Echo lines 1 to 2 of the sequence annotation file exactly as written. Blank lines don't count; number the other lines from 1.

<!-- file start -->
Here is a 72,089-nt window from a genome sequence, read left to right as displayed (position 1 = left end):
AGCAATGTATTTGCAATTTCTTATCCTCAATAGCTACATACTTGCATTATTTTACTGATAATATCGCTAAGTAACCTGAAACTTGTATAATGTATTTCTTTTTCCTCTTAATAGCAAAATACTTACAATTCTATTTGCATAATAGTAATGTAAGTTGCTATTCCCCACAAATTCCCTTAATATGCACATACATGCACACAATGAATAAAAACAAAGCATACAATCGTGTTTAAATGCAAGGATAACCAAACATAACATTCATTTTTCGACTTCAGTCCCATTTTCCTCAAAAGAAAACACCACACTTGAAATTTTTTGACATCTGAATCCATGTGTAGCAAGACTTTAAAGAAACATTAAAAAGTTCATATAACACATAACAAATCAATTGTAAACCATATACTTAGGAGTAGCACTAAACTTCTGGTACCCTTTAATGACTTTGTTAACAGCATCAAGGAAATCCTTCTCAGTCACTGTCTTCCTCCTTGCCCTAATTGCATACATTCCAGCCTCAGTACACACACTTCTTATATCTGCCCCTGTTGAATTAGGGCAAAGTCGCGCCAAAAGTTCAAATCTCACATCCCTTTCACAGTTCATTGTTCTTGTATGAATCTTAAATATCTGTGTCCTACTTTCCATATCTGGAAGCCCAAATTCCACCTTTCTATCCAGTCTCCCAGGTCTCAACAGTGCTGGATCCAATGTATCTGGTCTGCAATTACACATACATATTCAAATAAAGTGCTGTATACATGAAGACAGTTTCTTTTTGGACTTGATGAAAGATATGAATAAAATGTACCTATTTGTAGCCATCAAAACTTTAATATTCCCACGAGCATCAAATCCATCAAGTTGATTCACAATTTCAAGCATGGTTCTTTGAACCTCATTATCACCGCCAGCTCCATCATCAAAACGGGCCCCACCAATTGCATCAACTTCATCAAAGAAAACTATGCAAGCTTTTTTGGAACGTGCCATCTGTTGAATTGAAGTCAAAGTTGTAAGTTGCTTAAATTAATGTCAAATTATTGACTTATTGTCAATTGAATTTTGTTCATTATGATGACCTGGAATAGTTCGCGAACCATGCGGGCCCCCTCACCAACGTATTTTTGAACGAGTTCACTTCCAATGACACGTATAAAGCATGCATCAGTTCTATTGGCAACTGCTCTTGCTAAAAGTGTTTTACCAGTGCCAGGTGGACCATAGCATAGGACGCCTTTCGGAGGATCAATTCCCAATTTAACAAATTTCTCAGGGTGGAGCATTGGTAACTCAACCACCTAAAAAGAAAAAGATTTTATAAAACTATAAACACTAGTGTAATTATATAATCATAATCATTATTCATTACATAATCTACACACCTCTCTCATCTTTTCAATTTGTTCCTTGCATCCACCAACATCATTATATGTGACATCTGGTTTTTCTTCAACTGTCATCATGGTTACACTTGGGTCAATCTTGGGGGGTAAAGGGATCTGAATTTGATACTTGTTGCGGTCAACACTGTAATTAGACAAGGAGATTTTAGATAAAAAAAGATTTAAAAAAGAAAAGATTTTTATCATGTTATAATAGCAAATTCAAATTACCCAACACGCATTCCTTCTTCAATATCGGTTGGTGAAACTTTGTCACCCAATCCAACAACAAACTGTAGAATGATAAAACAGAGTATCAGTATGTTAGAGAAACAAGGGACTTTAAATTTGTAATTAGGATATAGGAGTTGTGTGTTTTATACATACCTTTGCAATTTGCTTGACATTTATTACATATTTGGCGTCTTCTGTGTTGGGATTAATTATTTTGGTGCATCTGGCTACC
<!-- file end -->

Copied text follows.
Here is a 72,089-nt window from a genome sequence, read left to right as displayed (position 1 = left end):
AGCAATGTATTTGCAATTTCTTATCCTCAATAGCTACATACTTGCATTATTTTACTGATAATATCGCTAAGTAACCTGAAACTTGTATAATGTATTTCTTTTTCCTCTTAATAGCAAAATACTTACAATTCTATTTGCATAATAGTAATGTAAGTTGCTATTCCCCACAAATTCCCTTAATATGCACATACATGCACACAATGAATAAAAACAAAGCATACAATCGTGTTTAAATGCAAGGATAACCAAACATAACATTCATTTTTCGACTTCAGTCCCATTTTCCTCAAAAGAAAACACCACACTTGAAATTTTTTGACATCTGAATCCATGTGTAGCAAGACTTTAAAGAAACATTAAAAAGTTCATATAACACATAACAAATCAATTGTAAACCATATACTTAGGAGTAGCACTAAACTTCTGGTACCCTTTAATGACTTTGTTAACAGCATCAAGGAAATCCTTCTCAGTCACTGTCTTCCTCCTTGCCCTAATTGCATACATTCCAGCCTCAGTACACACACTTCTTATATCTGCCCCTGTTGAATTAGGGCAAAGTCGCGCCAAAAGTTCAAATCTCACATCCCTTTCACAGTTCATTGTTCTTGTATGAATCTTAAATATCTGTGTCCTACTTTCCATATCTGGAAGCCCAAATTCCACCTTTCTATCCAGTCTCCCAGGTCTCAACAGTGCTGGATCCAATGTATCTGGTCTGCAATTACACATACATATTCAAATAAAGTGCTGTATACATGAAGACAGTTTCTTTTTGGACTTGATGAAAGATATGAATAAAATGTACCTATTTGTAGCCATCAAAACTTTAATATTCCCACGAGCATCAAATCCATCAAGTTGATTCACAATTTCAAGCATGGTTCTTTGAACCTCATTATCACCGCCAGCTCCATCATCAAAACGGGCCCCACCAATTGCATCAACTTCATCAAAGAAAACTATGCAAGCTTTTTTGGAACGTGCCATCTGTTGAATTGAAGTCAAAGTTGTAAGTTGCTTAAATTAATGTCAAATTATTGACTTATTGTCAATTGAATTTTGTTCATTATGATGACCTGGAATAGTTCGCGAACCATGCGGGCCCCCTCACCAACGTATTTTTGAACGAGTTCACTTCCAATGACACGTATAAAGCATGCATCAGTTCTATTGGCAACTGCTCTTGCTAAAAGTGTTTTACCAGTGCCAGGTGGACCATAGCATAGGACGCCTTTCGGAGGATCAATTCCCAATTTAACAAATTTCTCAGGGTGGAGCATTGGTAACTCAACCACCTAAAAAGAAAAAGATTTTATAAAACTATAAACACTAGTGTAATTATATAATCATAATCATTATTCATTACATAATCTACACACCTCTCTCATCTTTTCAATTTGTTCCTTGCATCCACCAACATCATTATATGTGACATCTGGTTTTTCTTCAACTGTCATCATGGTTACACTTGGGTCAATCTTGGGGGGTAAAGGGATCTGAATTTGATACTTGTTGCGGTCAACACTGTAATTAGACAAGGAGATTTTAGATAAAAAAAGATTTAAAAAAGAAAAGATTTTTATCATGTTATAATAGCAAATTCAAATTACCCAACACGCATTCCTTCTTCAATATCGGTTGGTGAAACTTTGTCACCCAATCCAACAACAAACTGTAGAATGATAAAACAGAGTATCAGTATGTTAGAGAAACAAGGGACTTTAAATTTGTAATTAGGATATAGGAGTTGTGTGTTTTATACATACCTTTGCAATTTGCTTGACATTTATTACATATTTGGCGTCTTCTGTGTTGGGATTAATTATTTTGGTGCATCTGGCTACC